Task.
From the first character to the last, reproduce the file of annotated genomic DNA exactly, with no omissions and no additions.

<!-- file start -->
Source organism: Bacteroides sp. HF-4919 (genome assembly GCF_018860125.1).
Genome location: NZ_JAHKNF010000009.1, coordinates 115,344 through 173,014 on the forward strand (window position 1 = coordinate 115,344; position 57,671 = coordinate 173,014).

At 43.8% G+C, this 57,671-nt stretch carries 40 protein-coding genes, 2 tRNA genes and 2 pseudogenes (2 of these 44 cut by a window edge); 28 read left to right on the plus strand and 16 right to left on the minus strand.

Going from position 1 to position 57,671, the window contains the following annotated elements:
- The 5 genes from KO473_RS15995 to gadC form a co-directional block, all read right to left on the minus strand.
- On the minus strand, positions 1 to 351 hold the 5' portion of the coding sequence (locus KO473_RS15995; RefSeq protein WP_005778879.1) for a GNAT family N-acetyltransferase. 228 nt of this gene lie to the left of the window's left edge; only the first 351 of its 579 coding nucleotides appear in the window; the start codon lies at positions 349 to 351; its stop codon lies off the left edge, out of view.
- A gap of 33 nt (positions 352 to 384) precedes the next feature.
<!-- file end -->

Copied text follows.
Source organism: Bacteroides sp. HF-4919 (genome assembly GCF_018860125.1).
Genome location: NZ_JAHKNF010000009.1, coordinates 115,344 through 173,014 on the forward strand (window position 1 = coordinate 115,344; position 57,671 = coordinate 173,014).

At 43.8% G+C, this 57,671-nt stretch carries 40 protein-coding genes, 2 tRNA genes and 2 pseudogenes (2 of these 44 cut by a window edge); 28 read left to right on the plus strand and 16 right to left on the minus strand.

Going from position 1 to position 57,671, the window contains the following annotated elements:
- The 5 genes from KO473_RS15995 to gadC form a co-directional block, all read right to left on the minus strand.
- On the minus strand, positions 1 to 351 hold the 5' portion of the coding sequence (locus KO473_RS15995; RefSeq protein WP_005778879.1) for a GNAT family N-acetyltransferase. 228 nt of this gene lie to the left of the window's left edge; only the first 351 of its 579 coding nucleotides appear in the window; the start codon lies at positions 349 to 351; its stop codon lies off the left edge, out of view.
- A gap of 33 nt (positions 352 to 384) precedes the next feature.